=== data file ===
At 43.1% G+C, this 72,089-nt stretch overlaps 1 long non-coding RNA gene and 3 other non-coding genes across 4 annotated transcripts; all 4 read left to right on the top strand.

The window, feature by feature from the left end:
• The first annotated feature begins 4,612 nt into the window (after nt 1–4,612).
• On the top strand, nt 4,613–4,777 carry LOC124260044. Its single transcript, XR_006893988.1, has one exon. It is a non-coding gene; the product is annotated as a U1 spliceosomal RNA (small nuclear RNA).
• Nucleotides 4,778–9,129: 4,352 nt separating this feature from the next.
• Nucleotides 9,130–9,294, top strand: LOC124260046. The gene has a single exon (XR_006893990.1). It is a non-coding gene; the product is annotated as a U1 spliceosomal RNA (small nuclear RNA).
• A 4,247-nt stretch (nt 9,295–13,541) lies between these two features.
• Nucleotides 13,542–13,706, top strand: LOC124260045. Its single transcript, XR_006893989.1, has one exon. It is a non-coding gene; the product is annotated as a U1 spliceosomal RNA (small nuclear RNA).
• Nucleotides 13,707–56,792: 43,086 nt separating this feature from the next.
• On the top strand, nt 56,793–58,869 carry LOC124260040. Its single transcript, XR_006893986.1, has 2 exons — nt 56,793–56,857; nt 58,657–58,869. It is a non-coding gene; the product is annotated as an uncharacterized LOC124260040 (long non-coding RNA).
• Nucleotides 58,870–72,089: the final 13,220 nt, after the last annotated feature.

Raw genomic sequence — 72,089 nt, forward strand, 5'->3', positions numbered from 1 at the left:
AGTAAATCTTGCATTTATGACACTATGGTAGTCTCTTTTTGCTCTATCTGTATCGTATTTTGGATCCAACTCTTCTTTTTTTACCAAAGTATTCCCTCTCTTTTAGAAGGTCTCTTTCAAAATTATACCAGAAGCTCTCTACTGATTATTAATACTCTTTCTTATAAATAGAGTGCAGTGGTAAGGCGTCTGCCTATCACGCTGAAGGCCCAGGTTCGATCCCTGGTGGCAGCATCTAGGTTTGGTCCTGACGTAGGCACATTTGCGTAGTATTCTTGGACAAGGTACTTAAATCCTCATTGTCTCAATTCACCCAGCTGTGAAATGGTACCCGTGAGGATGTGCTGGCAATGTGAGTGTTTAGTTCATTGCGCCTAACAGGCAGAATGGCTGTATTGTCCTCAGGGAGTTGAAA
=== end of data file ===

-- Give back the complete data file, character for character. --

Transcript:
At 43.1% G+C, this 72,089-nt stretch overlaps 1 long non-coding RNA gene and 3 other non-coding genes across 4 annotated transcripts; all 4 read left to right on the top strand.

The window, feature by feature from the left end:
• The first annotated feature begins 4,612 nt into the window (after nt 1–4,612).
• On the top strand, nt 4,613–4,777 carry LOC124260044. Its single transcript, XR_006893988.1, has one exon. It is a non-coding gene; the product is annotated as a U1 spliceosomal RNA (small nuclear RNA).
• Nucleotides 4,778–9,129: 4,352 nt separating this feature from the next.
• Nucleotides 9,130–9,294, top strand: LOC124260046. The gene has a single exon (XR_006893990.1). It is a non-coding gene; the product is annotated as a U1 spliceosomal RNA (small nuclear RNA).
• A 4,247-nt stretch (nt 9,295–13,541) lies between these two features.
• Nucleotides 13,542–13,706, top strand: LOC124260045. Its single transcript, XR_006893989.1, has one exon. It is a non-coding gene; the product is annotated as a U1 spliceosomal RNA (small nuclear RNA).
• Nucleotides 13,707–56,792: 43,086 nt separating this feature from the next.
• On the top strand, nt 56,793–58,869 carry LOC124260040. Its single transcript, XR_006893986.1, has 2 exons — nt 56,793–56,857; nt 58,657–58,869. It is a non-coding gene; the product is annotated as an uncharacterized LOC124260040 (long non-coding RNA).
• Nucleotides 58,870–72,089: the final 13,220 nt, after the last annotated feature.

Raw genomic sequence — 72,089 nt, forward strand, 5'->3', positions numbered from 1 at the left:
AGTAAATCTTGCATTTATGACACTATGGTAGTCTCTTTTTGCTCTATCTGTATCGTATTTTGGATCCAACTCTTCTTTTTTTACCAAAGTATTCCCTCTCTTTTAGAAGGTCTCTTTCAAAATTATACCAGAAGCTCTCTACTGATTATTAATACTCTTTCTTATAAATAGAGTGCAGTGGTAAGGCGTCTGCCTATCACGCTGAAGGCCCAGGTTCGATCCCTGGTGGCAGCATCTAGGTTTGGTCCTGACGTAGGCACATTTGCGTAGTATTCTTGGACAAGGTACTTAAATCCTCATTGTCTCAATTCACCCAGCTGTGAAATGGTACCCGTGAGGATGTGCTGGCAATGTGAGTGTTTAGTTCATTGCGCCTAACAGGCAGAATGGCTGTATTGTCCTCAGGGAGTTGAAA